This guide describes how the teeth of culled deer can be used to help confirm the age class of culled animals. It links to the Assessing age guide which should be regarded as important companion reading.
Estimates of age can be based on both tooth eruption patterns and tooth wear. The progress of tooth eruption in young deer is accurate to within a month or so. For adults tooth wear must be used. It is less accurate but can at least indicate the age class, if not the specific age in years. Where locally obtained known-aged jaws are available to allow comparison, it may be possible to make more detailed estimates of age using wear. Accuracy is also improved if the jaw is removed and examined as a dry specimen but estimates carried out on the fresh carcass may be adequate for most purposes.
Alternative methods such as sectioning teeth to examine cement layers (equivalent to age rings in trees) are available but can be laborious and difficult to interpret.
The “cheek teeth” i.e. the pre-molars and molars in the lower jaw are most used in estimating age because they are the most accessible and yield the most information. It is worth checking that both sides of the jaw are similar as there can be differences, especially in adult tooth wear.
Deer are born with three deciduous (milk) pre-molars (pm i, ii, iii), these are eventually replaced by permanent teeth as the animal becomes an adult. pmiii has three cusps, making it very different from the adult PM3 that will replace it.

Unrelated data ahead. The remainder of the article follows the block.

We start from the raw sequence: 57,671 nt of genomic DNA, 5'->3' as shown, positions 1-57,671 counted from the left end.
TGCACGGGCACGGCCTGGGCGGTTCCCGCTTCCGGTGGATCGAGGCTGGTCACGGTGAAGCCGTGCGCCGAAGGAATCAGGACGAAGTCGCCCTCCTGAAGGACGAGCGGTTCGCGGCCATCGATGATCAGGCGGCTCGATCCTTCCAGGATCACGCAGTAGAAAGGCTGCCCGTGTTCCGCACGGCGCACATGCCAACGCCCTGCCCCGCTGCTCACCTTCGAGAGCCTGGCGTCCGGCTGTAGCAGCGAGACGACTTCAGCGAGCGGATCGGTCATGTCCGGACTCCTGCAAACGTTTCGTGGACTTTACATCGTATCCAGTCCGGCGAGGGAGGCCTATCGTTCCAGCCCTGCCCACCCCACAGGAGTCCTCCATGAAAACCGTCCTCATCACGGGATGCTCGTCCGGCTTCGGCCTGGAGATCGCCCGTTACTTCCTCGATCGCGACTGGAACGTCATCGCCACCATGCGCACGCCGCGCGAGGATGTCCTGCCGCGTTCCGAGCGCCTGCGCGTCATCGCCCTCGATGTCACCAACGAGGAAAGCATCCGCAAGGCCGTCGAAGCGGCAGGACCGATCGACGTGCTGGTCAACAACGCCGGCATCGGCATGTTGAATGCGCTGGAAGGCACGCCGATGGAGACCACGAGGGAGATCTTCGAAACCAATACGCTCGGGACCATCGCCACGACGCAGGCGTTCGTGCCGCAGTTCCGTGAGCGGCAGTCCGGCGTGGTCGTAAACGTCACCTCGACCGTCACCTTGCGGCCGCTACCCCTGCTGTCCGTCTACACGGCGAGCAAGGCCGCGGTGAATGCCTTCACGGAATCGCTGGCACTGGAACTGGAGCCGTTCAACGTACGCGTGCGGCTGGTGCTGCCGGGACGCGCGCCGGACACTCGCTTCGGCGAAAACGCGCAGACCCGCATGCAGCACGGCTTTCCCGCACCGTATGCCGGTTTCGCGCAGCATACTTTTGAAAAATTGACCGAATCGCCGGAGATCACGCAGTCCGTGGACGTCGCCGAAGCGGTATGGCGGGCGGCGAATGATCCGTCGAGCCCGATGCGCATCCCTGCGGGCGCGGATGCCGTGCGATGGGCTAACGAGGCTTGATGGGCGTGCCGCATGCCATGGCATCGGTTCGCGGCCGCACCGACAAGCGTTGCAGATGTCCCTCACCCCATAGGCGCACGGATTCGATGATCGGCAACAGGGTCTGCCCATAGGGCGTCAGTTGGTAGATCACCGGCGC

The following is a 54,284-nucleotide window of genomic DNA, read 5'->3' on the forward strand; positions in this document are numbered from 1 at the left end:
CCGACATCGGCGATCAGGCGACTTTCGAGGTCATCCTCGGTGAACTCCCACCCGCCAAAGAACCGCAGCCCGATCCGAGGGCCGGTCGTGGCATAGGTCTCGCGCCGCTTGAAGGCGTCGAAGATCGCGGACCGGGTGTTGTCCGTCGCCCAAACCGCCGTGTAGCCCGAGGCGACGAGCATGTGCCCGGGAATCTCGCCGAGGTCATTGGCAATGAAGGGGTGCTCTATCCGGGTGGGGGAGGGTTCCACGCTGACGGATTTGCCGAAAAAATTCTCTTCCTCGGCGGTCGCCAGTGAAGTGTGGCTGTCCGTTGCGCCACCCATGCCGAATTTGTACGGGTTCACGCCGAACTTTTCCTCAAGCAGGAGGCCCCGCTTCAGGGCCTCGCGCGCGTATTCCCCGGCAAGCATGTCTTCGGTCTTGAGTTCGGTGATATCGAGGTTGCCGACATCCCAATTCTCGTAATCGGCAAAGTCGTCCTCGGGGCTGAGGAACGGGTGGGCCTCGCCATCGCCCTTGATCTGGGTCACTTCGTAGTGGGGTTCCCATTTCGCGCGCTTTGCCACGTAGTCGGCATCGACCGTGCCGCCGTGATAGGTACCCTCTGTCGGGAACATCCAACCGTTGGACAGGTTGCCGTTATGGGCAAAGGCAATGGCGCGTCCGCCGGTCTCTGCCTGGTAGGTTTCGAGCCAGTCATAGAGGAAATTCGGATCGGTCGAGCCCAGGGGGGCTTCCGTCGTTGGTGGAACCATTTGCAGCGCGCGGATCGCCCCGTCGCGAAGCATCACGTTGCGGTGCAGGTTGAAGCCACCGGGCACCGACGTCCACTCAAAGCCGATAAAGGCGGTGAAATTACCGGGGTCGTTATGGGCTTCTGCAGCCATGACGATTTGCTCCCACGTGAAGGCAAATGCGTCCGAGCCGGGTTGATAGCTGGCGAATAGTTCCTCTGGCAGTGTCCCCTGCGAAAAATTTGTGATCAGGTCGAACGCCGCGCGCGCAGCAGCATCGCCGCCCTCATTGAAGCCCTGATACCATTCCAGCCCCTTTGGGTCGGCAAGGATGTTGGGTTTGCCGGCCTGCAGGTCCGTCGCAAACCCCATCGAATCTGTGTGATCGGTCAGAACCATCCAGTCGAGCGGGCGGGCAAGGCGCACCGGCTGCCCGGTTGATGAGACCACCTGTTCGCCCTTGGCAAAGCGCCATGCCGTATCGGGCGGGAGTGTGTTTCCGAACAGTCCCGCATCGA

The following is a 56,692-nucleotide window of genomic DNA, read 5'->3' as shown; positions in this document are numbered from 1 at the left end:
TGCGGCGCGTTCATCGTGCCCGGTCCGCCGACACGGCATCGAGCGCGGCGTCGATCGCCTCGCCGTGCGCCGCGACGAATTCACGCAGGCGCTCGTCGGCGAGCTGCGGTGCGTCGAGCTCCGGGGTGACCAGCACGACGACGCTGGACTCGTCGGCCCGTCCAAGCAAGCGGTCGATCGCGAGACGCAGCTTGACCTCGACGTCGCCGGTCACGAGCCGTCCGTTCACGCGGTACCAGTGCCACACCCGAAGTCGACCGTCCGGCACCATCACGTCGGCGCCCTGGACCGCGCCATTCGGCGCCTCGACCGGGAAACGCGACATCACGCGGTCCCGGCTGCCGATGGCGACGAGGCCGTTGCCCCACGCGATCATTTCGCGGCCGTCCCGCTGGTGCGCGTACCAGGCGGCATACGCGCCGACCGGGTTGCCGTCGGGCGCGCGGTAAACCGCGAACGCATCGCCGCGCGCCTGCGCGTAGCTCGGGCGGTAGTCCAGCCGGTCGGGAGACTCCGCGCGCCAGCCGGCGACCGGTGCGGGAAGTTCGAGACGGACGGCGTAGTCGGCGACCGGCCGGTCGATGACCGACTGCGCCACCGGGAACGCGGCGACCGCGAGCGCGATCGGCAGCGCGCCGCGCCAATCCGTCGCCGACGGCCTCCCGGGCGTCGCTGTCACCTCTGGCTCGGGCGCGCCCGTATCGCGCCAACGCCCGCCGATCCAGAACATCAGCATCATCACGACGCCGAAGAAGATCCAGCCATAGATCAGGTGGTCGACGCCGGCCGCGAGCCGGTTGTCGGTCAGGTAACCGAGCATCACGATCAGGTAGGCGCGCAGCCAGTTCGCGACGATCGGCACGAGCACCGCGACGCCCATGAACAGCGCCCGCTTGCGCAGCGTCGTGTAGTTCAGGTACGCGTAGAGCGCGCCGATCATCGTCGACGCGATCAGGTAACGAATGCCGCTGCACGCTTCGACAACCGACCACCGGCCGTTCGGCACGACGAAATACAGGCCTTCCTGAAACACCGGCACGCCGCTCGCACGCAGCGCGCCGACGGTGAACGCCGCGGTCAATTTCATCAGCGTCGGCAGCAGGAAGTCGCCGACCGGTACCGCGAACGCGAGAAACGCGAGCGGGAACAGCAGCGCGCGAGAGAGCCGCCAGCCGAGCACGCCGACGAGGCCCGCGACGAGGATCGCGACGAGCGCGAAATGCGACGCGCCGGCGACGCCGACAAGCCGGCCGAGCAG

The first adult tooth to appear is molar 1 (M1 ) which is followed by M2 and M3 then PM 1,2,3 which appear in rapid succession as they push out the milk pre-molars from below.
The tooth eruption pattern is consistent for individuals of the same species and age regardless of where they are from. Between species there are differences (see Table 1), but any deer with a three-cusped third pre-molar(pmiii) has not yet got its full complement of adult teeth and is therefore not an adult.
M3 is a large tooth and in many deer it takes a long time for the rearward cusp to become stained and come into wear even after all of the adult teeth are present, thus it can be useful in identifying young adults.
Table 1 – tooth eruption
|Permanent cheek teeth present in lower jaw at 12-14 months||Approx age that all permanent teeth are present (if not yet fully in wear). PM3 does not have 3 cusps||Rear cusp of third molar is beginning to wear|
|Red||M1 – M2||30 months||36-48 months|
|Fallow||M1 – M2||26 months||36-48 months|
|Sika||M1 – M2||26 months||36-48 months|
|Muntjac||M1 – M3||19 months||25-34 months|
The wear pattern of adult teeth is not completely reliable for ageing but in general, young adult teeth are high and sharp and get progressively lower and smoother as they age. As the teeth wear the pattern of dentine, enamel and size of the infundibulum changes (see Table 2).
Adult teeth may break up and be lost in old age and tooth wear can be one of the limiting factors in any deer’s life-span.
Chapman, N. (2006) How old is that muntjac? DEER 14 (2) pp 25-28
Brown,W.A.B. & Chapman,N. (1990) The dentition of fallow deer (Dama dama): A scoring scheme to assess age from wear of the permanent molariform teeth. J.Zool.,Lond 221,659-682
Brown,W.A.B. & Chapman, Norma (1991) The dentition of red deer (Cervus elaphus): A scoring scheme to assess age from wear of the permanent molariform teeth. J.Zool.,Lond 224,519-536
Chapman, N., Brown W.A.B., Rothery, P. 2005 Assessing the age of Reeves’ muntjac (Muntiacus reevesi) by scoring wear of the mandibular molars. J.Zool.,Lond 267,233-247
Mitchell, B. and Youngson, R.W. (1969) Teeth and Age in Scottish red deer – a practical guide to the determination of age. The Red Deer Commission Annual Report for 1968
Chapman, D. Chapman, N. (1997) Fallow Deer: Their History, Distribution and Biology